Harriet Sherwood
The Guardian
August 29, 2011 - 12:00am

Twelve-year-old Sabah Abu Ghanim drags her board through the water as the sinking sun glints on the eastern Mediterranean. The wind has got up a little, and she is hoping the surf will follow – enough, at least, for her to ride the waves.

"I feel the sea belongs to me," says the Gaza surfer. "When I'm in the sea I feel content and happy."

Gaza's 25 miles of Mediterranean coastline are a magnet for a population with few forms of entertainment and a pressing need to escape the drudgery of life under blockade. A small but growing band of surfers use a variety of makeshift boards plus a few sent by surfer activists through the heavily controlled crossings from Israel.

"We have a problem getting equipment in, but these guys try to do the best for themselves," says Mahfouz Kabariti, president of the Palestine Sailing and Surfing Federation. "Always people are suffering from the siege, so they need some space to feel normal. This is good for their mental health."

Sabah was taught by her lifeguard father to use their 22-year-old surfboard, which is shared between friends and family. The first time, she says, "I put myself in God's hands. I said my last prayers. And I surfed a very high wave."

Now she studies TV and the internet to improve her technique. She, in turn, coaches others. "When my friends see me surfing they are very proud. They like it and ask me to teach them. They become surfers like me. Not exactly like me, not quite as good as me."

Gaza's beaches are along one of the few undeveloped stretches of Mediterranean coastline. There are no tourists to fill the handful of seafront hotels. A few beach cafes, some run by Hamas, attract locals outside Ramadan.

Ramshackle lifeguard towers are stationed periodically along the beach, but there are no signs warning swimmers of the greatest hazard – the sewage in the water. Up to 80m litres of sewage is dumped in the sea every day, causing diarrhoea and skin complaints among those who swallow the water.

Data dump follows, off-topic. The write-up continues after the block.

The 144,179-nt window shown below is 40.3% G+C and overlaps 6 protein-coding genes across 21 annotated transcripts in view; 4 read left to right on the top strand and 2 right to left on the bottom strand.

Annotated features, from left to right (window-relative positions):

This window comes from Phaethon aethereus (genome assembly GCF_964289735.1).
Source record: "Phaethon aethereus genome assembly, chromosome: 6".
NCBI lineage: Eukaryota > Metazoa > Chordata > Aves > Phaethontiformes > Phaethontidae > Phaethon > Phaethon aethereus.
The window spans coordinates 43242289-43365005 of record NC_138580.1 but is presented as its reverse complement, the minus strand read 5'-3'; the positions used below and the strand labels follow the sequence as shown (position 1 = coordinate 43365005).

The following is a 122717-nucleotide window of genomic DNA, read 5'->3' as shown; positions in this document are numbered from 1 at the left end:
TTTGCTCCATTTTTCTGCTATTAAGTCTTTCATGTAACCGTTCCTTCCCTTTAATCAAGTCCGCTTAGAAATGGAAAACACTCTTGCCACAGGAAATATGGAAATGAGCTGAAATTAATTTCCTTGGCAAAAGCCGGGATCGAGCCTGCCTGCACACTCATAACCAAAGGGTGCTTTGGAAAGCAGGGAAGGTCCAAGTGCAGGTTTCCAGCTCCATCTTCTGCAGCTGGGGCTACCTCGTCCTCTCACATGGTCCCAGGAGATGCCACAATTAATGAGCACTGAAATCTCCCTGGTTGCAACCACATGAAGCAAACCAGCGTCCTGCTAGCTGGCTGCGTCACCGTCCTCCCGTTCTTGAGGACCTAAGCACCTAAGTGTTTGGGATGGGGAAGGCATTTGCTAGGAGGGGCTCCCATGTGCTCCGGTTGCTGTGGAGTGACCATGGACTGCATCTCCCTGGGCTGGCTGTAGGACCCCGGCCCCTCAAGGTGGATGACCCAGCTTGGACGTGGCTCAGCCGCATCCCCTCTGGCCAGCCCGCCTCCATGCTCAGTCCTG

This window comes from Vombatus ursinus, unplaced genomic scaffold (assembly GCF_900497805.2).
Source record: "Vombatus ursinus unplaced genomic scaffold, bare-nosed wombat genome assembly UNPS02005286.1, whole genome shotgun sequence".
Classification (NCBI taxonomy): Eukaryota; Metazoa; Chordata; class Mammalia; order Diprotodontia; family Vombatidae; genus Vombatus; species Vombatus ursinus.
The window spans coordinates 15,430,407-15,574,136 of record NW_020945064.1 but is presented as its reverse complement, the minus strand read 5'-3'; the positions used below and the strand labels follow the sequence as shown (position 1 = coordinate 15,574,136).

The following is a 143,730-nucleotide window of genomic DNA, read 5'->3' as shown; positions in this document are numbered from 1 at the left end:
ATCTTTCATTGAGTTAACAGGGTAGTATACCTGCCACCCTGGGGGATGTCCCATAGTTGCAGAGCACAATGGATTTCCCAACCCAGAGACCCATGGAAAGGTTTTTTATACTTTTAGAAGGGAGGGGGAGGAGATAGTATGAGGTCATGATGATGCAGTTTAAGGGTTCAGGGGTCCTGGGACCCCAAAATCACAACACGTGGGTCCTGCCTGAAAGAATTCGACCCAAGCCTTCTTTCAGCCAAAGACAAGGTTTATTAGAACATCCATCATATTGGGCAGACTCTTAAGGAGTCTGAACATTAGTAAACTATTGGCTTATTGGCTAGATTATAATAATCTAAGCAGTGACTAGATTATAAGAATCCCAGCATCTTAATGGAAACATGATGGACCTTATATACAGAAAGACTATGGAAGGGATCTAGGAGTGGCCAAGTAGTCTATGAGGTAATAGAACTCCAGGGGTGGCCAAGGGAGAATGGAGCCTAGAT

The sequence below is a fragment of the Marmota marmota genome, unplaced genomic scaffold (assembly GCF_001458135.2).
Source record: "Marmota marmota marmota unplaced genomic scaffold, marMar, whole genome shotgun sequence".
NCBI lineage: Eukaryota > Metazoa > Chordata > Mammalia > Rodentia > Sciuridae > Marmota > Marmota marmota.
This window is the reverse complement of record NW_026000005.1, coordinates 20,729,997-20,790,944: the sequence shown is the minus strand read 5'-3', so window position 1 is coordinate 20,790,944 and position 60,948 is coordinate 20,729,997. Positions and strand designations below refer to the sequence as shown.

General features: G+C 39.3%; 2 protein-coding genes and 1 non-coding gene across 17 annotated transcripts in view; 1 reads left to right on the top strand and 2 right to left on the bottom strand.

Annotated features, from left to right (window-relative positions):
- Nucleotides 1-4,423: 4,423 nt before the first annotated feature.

Gaza's four sewage treatment plants cannot cope with the growing population, according to Ewash, a consortium of international and local NGOs. Israel's continued blockade prevents materials needed for maintaining and upgrading the plants from reaching Gaza, it says.

"People should be warned about swimming in areas close to sewage outlets," says Ghada Snunu of Ewash. "But it's not easy to tell people to stop swimming. The beach is the only recreation for the majority of Gazans."

After getting sick, Sabah says she has has avoided the most contaminated areas. But most people prefer to risk illness than give up one of their few pleasures. Her father, Rajab Aby Ghanim, 37, a self-taught surfer, is proud of his daughter's prowess and is planning to introduce eight-year-old Saja, Sabah's sister, to the joys of surfing. But, he says, "I have many problems with my daughters surfing. Many people criticise me. I asked my two older daughters to stop because of the community."

Sabah sometimes senses disapproval of her activities from some conservative Gazans. "There is a difference [between boys and girls]. When we are swimming in the sea and men see us, they are very surprised. They tell us to get out."

"When I am older, my society refuses to allow me to surf. It's shameful. I will keep surfing until then, and then I will have to stop. I will be sad," she says.

Once, she says, her 16-year-old sister to come to the beach to watch her surf. "I found her sad. I said, 'You keep wishing to go back to the old days because then you could surf and swim.' She said, 'I wish those days would return.'"

Her mother and aunts sometimes come to the beach to swim "if no one is around. But if others start to arrive, they get out and go home. We don't want people to talk about us."

But, for now, Gaza's surfer girl is riding the waves. "People are proud of us. They say, 'This is the first time we saw a girl who knows how to surf.'"


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